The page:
Their eyes to the skies, farmers in Nepal look anxiously for signs of rain in a monsoon season that has been erratic at best. In a normal year, they would be busy planting rice by the last week of June as the monsoon sets in. This time, however, it has yet to rain properly and the farmers, who depend almost entirely on the monsoon for water, are getting desperate.

Though the government announced the onset of the monsoon officially on June 20, most parts of the country are yet to receive good rainfall. It is part of the prevalent pattern all over South Asia this year, with the rainfall delayed or scanty in most parts of India and Pakistan as well. Meteorologists around the world have ascribed this partly to the resurgence of the El Nino phenomenon in the eastern Pacific Ocean, a phenomenon that weakens the monsoon winds that blow from the southern Indian Ocean towards Asia.

“I don’t know why this delay in rainfall is happening but in recent years the monsoon prediction has been highly uncertain,” said Ratna Darai, 47, a farmer in Daraipadhera area who has been praying for the rains so he can get on with planting rice.

To make matters worse, pre-monsoon rainfall was also scarce, leaving farmers in trouble as they couldn’t sow last season’s rice on time (by April). “There was drought so we had to share the little water brought a long way from irrigation canals to the field. This delayed rice plantation resulting in a late harvest,” explained Darai.  The delayed harvest in turn delayed this season’s rice plantation.

“Life is becoming harder every year. It’s beyond our control … we can’t go beyond nature’s rule,” added Nir Bahadur Darai of the same village.

Ratna and Nir Bahadur Darai are but two cases in point; their concerns find echo elsewhere in the Himalayan country.  Eighty-year-old Chhabilal Bishwokarma, a blacksmith working near the highway in Damauli, has no land for farming but is worried at the trend of changing weather and upset farming schedules. “We used to plan a couple of months before for rice plantation… but maybe god is angry now so he is deceiving us,” said Bishwokarma, who hasn’t heard the term climate change but is able to discern the criticality of the concept.

About 40 km from Damauli is the tourist town of Pokhara, where farmers are also eagerly waiting for the rains. Gyan Bahadur Ale from Kamalbari, Tanahu, is amongst the lucky farmers whose field is near the irrigation canal. “My field is a bit like wetland that keeps water and also needs less water so I used irrigation water and planted rice on time,” he said.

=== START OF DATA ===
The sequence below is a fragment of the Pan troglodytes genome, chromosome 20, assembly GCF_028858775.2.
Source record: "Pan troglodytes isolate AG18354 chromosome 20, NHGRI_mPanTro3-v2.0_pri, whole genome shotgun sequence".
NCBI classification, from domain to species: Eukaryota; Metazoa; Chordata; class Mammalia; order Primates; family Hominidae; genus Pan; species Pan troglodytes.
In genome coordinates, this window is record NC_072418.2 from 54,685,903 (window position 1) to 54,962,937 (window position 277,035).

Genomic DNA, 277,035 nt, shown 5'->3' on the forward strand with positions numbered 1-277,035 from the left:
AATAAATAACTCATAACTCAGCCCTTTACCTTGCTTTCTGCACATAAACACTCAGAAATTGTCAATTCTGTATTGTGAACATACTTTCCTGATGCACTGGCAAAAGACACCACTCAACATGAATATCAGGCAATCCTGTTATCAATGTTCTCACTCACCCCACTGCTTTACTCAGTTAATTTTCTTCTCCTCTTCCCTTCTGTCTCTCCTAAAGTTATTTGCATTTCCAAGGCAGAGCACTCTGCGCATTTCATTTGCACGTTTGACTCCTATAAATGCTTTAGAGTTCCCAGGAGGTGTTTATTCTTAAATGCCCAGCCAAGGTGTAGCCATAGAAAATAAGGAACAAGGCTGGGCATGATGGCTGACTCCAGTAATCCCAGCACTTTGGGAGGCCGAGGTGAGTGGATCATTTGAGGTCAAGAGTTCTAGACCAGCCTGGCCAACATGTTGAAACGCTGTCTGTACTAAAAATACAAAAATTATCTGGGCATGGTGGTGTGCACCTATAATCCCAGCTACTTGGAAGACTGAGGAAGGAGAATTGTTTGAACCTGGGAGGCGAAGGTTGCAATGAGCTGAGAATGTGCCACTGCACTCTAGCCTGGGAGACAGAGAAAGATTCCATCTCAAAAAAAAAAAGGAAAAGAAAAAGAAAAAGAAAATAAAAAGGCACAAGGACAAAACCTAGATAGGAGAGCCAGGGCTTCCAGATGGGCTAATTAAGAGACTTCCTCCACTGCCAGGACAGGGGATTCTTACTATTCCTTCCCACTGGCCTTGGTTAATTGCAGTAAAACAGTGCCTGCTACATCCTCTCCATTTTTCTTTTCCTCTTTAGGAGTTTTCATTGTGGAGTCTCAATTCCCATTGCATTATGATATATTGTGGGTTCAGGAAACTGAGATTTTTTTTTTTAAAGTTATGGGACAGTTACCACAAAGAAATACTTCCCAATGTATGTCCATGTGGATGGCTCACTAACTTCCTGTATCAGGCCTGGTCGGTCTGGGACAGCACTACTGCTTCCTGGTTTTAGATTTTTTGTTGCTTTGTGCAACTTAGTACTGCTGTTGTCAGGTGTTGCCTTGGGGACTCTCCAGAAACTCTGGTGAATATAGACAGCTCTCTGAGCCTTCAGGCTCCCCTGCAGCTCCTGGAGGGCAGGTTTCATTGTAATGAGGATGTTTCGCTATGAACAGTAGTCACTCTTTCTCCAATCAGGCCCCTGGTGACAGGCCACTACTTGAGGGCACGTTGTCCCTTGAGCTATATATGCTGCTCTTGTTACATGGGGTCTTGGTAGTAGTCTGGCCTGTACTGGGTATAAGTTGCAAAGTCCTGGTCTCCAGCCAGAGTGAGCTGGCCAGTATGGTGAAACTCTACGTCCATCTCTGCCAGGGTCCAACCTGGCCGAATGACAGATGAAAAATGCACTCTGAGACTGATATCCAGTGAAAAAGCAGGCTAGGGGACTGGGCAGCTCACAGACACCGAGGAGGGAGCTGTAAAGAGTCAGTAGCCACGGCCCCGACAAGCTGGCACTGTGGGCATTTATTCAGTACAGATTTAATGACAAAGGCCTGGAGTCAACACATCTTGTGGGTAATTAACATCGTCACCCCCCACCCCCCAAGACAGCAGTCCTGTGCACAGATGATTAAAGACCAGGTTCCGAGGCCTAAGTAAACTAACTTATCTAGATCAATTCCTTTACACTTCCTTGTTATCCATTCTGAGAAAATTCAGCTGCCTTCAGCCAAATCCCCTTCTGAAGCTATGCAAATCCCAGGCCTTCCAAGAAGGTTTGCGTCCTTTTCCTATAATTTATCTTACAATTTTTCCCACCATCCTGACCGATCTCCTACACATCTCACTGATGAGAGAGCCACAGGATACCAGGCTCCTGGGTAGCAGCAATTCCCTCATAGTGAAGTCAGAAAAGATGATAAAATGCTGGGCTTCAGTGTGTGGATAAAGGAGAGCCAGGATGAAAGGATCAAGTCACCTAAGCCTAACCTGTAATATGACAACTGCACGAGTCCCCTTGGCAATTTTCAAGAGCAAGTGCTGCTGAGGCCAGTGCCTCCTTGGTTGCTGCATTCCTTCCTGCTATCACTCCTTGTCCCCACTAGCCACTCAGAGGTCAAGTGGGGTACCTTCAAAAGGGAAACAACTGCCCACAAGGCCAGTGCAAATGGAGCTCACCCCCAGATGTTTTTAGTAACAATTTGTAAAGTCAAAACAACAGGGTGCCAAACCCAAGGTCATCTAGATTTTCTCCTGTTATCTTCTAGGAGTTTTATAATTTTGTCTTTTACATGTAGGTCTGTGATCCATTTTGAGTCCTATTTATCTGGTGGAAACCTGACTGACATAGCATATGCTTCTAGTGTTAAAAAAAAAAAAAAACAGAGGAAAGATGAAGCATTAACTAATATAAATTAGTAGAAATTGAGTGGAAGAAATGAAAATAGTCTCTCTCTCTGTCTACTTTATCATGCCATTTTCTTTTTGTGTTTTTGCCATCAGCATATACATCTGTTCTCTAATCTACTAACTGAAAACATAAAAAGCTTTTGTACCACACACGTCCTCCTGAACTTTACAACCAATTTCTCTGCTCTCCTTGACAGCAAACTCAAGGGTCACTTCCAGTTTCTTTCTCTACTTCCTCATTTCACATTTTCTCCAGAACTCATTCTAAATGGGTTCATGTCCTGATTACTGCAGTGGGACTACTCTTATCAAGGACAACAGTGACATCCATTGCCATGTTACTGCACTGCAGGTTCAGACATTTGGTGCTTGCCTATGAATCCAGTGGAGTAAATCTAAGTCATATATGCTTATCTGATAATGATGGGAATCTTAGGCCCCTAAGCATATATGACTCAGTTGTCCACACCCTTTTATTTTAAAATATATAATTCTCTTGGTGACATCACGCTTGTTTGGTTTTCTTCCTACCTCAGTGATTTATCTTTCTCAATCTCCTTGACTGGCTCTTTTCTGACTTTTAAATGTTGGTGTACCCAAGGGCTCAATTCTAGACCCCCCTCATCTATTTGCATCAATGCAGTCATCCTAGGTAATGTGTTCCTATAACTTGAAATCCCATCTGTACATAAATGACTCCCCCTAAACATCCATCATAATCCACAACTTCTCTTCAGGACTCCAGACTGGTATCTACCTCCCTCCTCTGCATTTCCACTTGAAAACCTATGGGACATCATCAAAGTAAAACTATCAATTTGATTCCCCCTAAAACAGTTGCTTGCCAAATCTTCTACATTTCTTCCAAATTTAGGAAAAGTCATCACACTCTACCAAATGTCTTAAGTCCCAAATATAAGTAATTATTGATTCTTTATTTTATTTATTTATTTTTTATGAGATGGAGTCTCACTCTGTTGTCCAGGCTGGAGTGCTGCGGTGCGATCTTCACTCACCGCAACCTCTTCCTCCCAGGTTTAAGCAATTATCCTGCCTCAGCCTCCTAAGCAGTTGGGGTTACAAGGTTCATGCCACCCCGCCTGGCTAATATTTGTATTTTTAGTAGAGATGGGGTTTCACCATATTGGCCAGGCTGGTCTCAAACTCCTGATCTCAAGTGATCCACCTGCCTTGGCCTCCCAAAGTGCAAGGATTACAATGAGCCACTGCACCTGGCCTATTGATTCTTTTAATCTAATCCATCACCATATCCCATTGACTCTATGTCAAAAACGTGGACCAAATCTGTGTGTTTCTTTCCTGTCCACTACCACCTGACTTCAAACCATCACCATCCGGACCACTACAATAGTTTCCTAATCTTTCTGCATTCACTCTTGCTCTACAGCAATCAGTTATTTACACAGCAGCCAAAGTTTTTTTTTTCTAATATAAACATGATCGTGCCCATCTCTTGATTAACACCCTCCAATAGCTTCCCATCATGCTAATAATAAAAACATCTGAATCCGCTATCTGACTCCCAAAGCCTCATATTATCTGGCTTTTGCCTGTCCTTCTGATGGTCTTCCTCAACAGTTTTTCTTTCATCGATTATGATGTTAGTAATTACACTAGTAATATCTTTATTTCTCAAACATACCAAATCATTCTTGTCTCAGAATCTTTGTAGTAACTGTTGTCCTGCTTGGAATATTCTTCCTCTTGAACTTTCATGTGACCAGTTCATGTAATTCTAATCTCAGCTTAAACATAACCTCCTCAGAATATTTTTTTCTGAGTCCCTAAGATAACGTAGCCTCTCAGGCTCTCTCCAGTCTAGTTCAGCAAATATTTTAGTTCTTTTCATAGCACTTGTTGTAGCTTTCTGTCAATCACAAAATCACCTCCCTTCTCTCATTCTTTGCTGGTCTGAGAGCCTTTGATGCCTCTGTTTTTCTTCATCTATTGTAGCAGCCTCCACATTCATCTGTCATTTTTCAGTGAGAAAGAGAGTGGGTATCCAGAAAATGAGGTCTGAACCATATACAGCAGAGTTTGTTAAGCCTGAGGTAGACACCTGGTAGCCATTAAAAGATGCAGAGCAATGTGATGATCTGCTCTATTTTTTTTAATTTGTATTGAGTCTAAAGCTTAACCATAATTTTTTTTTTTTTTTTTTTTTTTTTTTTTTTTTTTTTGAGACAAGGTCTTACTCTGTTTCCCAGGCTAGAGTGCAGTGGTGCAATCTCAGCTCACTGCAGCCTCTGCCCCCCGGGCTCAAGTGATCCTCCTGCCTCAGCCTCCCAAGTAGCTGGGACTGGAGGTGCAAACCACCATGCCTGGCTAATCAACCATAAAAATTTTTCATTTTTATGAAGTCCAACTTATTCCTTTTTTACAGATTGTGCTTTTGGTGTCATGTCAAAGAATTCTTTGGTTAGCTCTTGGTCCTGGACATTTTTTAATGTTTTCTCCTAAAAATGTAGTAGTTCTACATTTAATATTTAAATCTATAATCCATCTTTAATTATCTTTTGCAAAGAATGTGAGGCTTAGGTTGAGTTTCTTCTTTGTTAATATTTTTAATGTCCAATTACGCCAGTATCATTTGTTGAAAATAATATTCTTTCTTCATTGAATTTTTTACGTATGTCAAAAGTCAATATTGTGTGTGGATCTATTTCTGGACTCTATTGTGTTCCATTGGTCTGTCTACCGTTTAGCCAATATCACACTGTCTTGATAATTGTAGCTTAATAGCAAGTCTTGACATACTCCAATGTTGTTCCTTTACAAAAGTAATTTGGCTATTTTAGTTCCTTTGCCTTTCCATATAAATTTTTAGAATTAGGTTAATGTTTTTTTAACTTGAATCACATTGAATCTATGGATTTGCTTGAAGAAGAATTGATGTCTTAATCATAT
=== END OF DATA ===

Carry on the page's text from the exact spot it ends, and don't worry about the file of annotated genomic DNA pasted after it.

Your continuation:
Irrigation is the key. According to the Nepal government’s irrigation department, about 40% of the total land area in the country has irrigation facilities at least for one season but only 15% land has round the year irrigation. “Farmers have to depend heavily on rainfall for irrigation … a delay of even a few days affects the whole year’s agriculture schedule,” said Uddhav Adhikari, president of the National Farmers Group Federation.

According to government figures, agriculture accounts for about 33% of Nepal’s GDP. Of this, rice contributes a hefty 21%.  The scanty rainfall spells trouble with officials estimating that only about 10% of rice had been planted till now. It was almost double at this point last year. “Insufficient water due to weak monsoon is the reason for this; the monsoon rainfall was better last year than this year,” said Ram Prasad Pulami, joint secretary at the Ministry of Agricultural Development.

Though reasoned as an effect of climate change by some, experts are unwilling to attribute the erratic monsoon solely to climate change. “We have seen changes but it’s not uniform and the monsoon could be affected by many factors, including climate change. So, in general, yes, the prediction of monsoon has become tougher but available research and data is not enough to just blame it solely,” said Rajendra Shrestha, former head of the Meteorological Forecasting Division of the  Ministry of Science, Technology and the Environment.

In his view, the dates of the arrival and retreat of the monsoon are not the only important factors; how the rainfall pattern changes within the monsoon period also counts. He agrees that the pattern is changing more rapidly. The normal onset date for the monsoon is June 10 for eastern Nepal and June 12 for Kathmandu, but this rarely happens.  Weather experts say one week before or after is normal but the fluctuation has been fairly high in the last decade.

The scarcity of rain is compounded by the scarcity of labour.  “Even if you have water, how will you plant rice? Most of the youth are abroad and you can’t get even a few workers even after searching the village,” said Laxman Gauli, 45, from Ranigaun village in Tanahu.

Studies suggest more than 300,000 people migrate for work from Nepal every year beyond India and about 30% of the households have at least one member of their family abroad.

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